Vista was one of the most revolutionary Windows for me, it brought the look of the system that still holds up today.
Being born in 1993, my computer memories don’t go back as far as some people. The first computer in the house ran Windows 98, and since I was about 7/8 at the time, I remember it rather vaguely. Then, of course, there was the Windows XP era, which I associate more with, because that’s when we had home Internet connections, so it was also the time of the first network games with friends. However, the turning point came around 2007. Why? Well, because that’s when I got my first laptop from my parents as a “private” computer. It was an Acer and we’ll get to that in a moment. But what was on it was more important than the computer itself. It was equipped with a completely new operating system, which quite successfully blew me away at the time.
My memories of Windows Vista are… very positive
Yes, I know you could have won an online comedy award between 2010 and 2015 for saying “Vista is a bad system”, but… I never thought so. Yes, the laptop I was running on had its odd problems, but in retrospect I can see that a lot of them were not related to the system itself, but to the machine it was hosted on. Vista was just very demanding and the hardware manufacturers just weren’t ready for that kind of leap, as a result especially on cheaper laptops (and I had one) it just let the performance down a lot, not to mention the compatibility issues with some things it probably wouldn’t be with today problem, but for a 14-year-old boy who did not know how to properly solve such problems, these were difficult obstacles to overcome.
However, that didn’t stop me from just enjoying Vista. In most cases, what people describe about their experience with this system, especially its unstable behavior, was not part of mine. I learned about how bad this version of Windows was from other people’s stories when (much later) I became a bit more interested in computers. So this is a classic example of “weird, it works for me”, but it allowed me to appreciate the system a bit more than most users.
Windows Vista is still one of the most beautiful Windows. And period
Windows Vista is 15 years old today, but I have to be honest – I wouldn’t mind if a system that looked like this came out on modern hardware. And if you remember the old “wow” ad, Windows Vista did exactly the same thing back then, and it still does a little bit today.
The system was (is) a complete departure from the previous aesthetic and looked out of this world compared to XP. I really liked the Aero interface, the system was visually cohesive (something you can’t say about every Windows that came after Vista) and the fact that it still holds up after so many years shows that this look can be considered timeless. At the same time, Microsoft did this without turning the user experience on its head. There were no tiles or imposing strange UI solutions like in 8 or 11, anyone who could handle XP could also handle Vista without problems.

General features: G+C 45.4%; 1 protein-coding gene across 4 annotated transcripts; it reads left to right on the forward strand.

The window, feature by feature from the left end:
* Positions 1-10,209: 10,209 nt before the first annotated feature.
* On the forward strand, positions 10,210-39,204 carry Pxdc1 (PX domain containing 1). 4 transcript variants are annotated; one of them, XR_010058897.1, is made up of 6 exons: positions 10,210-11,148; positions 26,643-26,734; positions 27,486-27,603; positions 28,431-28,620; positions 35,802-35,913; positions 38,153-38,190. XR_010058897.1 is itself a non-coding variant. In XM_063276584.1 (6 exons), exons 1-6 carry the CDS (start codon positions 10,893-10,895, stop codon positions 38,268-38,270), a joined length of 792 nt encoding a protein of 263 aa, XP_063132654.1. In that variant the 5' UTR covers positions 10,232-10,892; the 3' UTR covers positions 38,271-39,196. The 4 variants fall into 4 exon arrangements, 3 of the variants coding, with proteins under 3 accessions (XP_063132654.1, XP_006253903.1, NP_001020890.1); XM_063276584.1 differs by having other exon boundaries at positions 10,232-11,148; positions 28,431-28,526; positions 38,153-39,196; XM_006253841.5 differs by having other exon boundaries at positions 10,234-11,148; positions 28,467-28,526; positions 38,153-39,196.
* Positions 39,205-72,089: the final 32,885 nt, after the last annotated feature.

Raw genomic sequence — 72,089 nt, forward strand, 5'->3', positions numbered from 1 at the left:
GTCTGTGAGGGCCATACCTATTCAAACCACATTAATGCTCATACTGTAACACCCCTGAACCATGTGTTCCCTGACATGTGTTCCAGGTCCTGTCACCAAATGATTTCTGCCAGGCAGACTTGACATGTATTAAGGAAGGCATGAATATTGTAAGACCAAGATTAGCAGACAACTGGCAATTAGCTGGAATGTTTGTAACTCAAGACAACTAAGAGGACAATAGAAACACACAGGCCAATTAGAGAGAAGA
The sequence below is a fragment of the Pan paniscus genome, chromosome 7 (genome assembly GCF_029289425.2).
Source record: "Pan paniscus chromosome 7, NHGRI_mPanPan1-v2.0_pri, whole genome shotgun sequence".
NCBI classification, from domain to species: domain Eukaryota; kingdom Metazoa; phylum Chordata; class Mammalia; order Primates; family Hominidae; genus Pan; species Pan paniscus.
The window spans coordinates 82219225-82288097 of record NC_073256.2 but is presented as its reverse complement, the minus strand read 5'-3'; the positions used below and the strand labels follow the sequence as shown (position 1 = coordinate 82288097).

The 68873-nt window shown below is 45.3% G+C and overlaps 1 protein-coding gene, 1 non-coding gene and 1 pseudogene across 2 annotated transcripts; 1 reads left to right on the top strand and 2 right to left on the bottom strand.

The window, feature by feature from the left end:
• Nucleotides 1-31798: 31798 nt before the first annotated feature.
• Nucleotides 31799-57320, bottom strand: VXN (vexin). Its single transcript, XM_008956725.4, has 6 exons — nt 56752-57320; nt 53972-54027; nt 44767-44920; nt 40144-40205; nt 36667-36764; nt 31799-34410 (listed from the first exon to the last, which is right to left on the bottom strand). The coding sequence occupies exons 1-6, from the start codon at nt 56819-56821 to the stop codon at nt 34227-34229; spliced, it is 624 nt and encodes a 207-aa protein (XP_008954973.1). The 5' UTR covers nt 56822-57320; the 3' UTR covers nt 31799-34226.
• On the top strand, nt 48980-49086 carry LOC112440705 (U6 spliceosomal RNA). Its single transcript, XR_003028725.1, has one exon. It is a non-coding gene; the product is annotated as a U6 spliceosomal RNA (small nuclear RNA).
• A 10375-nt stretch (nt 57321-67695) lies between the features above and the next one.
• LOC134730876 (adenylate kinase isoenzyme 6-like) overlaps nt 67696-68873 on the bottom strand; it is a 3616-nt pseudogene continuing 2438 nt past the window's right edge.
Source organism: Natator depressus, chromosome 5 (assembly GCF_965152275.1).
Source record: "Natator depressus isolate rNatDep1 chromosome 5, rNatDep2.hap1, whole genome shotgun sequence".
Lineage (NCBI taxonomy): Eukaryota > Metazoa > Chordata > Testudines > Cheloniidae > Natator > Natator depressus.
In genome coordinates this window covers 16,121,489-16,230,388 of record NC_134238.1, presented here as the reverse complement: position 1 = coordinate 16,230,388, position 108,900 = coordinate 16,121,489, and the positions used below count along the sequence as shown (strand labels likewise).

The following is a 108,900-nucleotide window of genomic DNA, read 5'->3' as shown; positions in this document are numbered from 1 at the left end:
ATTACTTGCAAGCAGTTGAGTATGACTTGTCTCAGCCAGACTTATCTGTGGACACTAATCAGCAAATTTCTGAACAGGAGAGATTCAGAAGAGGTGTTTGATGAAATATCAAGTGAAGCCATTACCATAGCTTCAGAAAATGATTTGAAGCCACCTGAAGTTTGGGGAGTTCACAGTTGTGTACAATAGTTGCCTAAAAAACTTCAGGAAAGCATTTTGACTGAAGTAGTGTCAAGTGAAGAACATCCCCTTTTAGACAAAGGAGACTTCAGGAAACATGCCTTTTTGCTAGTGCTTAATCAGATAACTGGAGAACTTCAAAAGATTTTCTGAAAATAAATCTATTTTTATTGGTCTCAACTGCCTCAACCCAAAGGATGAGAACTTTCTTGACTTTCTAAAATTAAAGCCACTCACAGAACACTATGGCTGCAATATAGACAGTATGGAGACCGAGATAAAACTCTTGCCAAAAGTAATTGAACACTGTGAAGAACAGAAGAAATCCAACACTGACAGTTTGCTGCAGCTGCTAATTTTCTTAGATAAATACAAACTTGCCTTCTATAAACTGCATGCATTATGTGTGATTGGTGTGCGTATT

Too bad computers (especially laptops) looked the way they did back then. If we look at machines from that time, we can see a huge discrepancy between what a system looks like and what a computer looks like, which was probably not without significance. Laptops then looked (mostly) as if Windows 98 was still able to match them and unfortunately only years later caught up with Macbooks, which had been selling them for decades in terms of design. Unfortunately, the rapid release of Windows 7 (which itself was a slightly polished Vista) didn’t so much bury Vista as reinforce the notion that it wasn’t a good system, even if the reality was a bit different.
So if I had to choose, I would definitely rank Vista among the nicest looking Windows and if there was a chance to use this system on modern hardware – I would have no problems with it. In the era of flat design, the idea of a transparent interface seems almost fresh, and I think many people would like to welcome back the solutions known from Vista, with the local Start menu at the forefront. I think that if Microsoft decided to release this system as open source, there would be a large group of enthusiasts who would very quickly allow Vista to be used without problems even today.
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